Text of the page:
Imagine walking down the sidewalk in downtown Albuquerque, it’s 3:30 in the afternoon and the temperature is hovering 100-degrees heat. You peer into the window of a local restaurant only to see your own reflection and the bright light refracting back at you. You can simultaneously feel the oppressive heat of the sun as well as another heat source radiating off the tinted glass. I imagine anyone reading this has experienced this a time or two walking around our downtown or in other areas of the city.
Whether as a pedestrian, or even as a driver, there is an architectural feature that makes an enormous difference to the quality of the public realm: window transparency. Sure, there is a utilitarian reason for tinted windows in our region, but designers often fail to consider the unintended consequence of this common design choice.
There are many principles associated in generating a high quality pedestrian environment in our cities, and one involves the creation of an interesting streetscape that engages our senses at a speed that matches our 3-5mph average walking speeds. Tinted glass erodes this quality by hiding what lies behind and simultaneously contributes to heating the urban environment by reflecting the sun back into the street and sidewalk. A view (interesting or not) of life beyond the curtain wall helps to distract us from the weather. A view of socializing people, or one of merchandise are just a couple of examples of the way in which transparency contributes positively to the experience of the urban streetscape.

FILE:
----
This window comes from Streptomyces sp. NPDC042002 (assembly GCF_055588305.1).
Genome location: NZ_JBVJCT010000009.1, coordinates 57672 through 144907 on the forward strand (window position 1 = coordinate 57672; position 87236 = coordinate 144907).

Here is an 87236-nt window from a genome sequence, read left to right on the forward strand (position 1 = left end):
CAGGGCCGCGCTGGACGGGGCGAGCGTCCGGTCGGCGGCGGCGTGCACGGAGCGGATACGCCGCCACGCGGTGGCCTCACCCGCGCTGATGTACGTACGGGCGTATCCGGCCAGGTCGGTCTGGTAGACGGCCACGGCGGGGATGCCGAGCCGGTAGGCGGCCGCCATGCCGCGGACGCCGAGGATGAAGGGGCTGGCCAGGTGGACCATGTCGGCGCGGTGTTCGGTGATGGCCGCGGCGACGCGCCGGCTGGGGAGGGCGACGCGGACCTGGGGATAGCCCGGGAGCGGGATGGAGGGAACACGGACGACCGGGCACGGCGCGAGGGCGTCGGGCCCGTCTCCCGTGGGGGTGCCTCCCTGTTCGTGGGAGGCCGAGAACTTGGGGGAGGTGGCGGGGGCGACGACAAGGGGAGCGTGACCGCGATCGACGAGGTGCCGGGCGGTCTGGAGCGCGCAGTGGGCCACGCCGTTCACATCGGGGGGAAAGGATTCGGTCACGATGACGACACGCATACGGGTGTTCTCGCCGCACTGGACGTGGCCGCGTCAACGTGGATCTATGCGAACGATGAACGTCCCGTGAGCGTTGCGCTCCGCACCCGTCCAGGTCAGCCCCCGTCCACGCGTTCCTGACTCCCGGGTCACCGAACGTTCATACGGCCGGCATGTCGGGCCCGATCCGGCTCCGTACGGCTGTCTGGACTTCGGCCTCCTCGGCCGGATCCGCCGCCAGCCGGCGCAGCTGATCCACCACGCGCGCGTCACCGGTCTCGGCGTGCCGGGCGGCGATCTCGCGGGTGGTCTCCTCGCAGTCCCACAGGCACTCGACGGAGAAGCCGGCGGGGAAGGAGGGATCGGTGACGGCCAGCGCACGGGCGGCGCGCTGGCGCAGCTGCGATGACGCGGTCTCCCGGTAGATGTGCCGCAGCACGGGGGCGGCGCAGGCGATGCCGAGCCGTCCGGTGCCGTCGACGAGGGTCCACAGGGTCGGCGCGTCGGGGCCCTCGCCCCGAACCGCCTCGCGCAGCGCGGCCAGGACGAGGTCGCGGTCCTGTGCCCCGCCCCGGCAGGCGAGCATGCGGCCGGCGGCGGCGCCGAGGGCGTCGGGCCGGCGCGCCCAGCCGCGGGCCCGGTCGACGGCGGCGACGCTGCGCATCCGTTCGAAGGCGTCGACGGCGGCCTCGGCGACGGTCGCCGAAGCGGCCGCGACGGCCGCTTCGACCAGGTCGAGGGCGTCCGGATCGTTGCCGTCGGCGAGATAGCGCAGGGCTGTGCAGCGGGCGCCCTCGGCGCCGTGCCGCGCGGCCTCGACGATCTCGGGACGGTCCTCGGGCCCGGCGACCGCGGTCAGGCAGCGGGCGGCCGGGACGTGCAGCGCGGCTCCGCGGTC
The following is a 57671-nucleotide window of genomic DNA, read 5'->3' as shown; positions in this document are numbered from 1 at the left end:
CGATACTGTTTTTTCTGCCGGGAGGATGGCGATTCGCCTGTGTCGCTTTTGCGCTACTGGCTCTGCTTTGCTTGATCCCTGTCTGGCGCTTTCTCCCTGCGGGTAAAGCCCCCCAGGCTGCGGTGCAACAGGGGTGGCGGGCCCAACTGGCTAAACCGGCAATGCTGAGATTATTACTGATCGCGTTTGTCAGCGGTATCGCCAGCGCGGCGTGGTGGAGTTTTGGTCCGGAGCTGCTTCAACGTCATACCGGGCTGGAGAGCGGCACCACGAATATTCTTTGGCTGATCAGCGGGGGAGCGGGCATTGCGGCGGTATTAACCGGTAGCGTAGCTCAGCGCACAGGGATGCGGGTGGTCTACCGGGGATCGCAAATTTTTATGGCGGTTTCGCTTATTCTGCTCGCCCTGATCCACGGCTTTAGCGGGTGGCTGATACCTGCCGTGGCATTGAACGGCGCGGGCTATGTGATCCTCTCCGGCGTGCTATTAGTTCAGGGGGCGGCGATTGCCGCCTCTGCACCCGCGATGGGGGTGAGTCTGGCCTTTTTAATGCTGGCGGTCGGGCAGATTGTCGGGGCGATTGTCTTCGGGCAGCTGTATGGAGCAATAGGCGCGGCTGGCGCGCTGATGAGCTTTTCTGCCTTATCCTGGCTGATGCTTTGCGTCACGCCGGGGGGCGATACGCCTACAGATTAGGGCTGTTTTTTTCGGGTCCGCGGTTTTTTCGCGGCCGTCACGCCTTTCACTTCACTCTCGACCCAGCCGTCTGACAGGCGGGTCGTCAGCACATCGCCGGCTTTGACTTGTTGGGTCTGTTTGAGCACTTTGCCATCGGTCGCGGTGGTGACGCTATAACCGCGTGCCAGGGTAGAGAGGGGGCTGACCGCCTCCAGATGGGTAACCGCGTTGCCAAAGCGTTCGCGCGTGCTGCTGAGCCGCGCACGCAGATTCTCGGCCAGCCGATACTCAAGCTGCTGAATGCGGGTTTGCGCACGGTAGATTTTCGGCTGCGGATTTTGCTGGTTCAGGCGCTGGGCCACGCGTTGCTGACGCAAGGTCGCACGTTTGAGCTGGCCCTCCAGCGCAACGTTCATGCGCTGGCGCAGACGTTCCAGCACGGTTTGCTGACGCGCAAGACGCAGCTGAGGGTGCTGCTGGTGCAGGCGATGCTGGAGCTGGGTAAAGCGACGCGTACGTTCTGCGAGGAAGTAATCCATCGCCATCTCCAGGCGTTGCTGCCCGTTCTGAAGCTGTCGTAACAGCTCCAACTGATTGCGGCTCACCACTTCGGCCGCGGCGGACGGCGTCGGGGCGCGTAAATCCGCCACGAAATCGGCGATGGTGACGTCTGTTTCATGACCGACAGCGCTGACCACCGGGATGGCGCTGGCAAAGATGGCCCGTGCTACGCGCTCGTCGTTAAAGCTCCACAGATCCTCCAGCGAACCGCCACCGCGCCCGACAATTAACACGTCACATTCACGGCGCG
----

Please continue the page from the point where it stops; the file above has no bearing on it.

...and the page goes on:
The same visual effect can be observed in our high rises around the city. Tinted glass contributes toward the creation of more brutal structures. An example that comes to mind is the recently renovated midrise structure at the southeast corner of the Big-I interchange. Previously, the triangular office building was coated in tinted glass windows, reflecting its surroundings. It was the equivalent of a triangular, onyx rock. The renovations included replacing the glass with a combination of transparent and sea foam green glass, resulting in a structure that is less brutal and monolithic, offering glimpses through the structure. Each level nearly appears to levitate over the previous one. The office building no longer anchors the space it is in quite the way it did before, but instead now engages its environs in a more delicate way. Its presence is no longer recognizable by only its unique, triangular shape, it is now somehow more sophisticated, allowing us to see through it and understand its skeletal structure.
New Mexico’s famous sunshine and variable weather necessitate solutions that temper our built environment. However, our sometimes harsh environment provides opportunities for innovative solutions. Let it be known that I am a fan of diversity in architecture. All art is subjective and in no way would I wish to ban any (ok, almost any) style. However, the design of our cities must consider how each building affects the composition of the city, which is experienced by people while walking, riding bicycles, and driving or riding automobiles.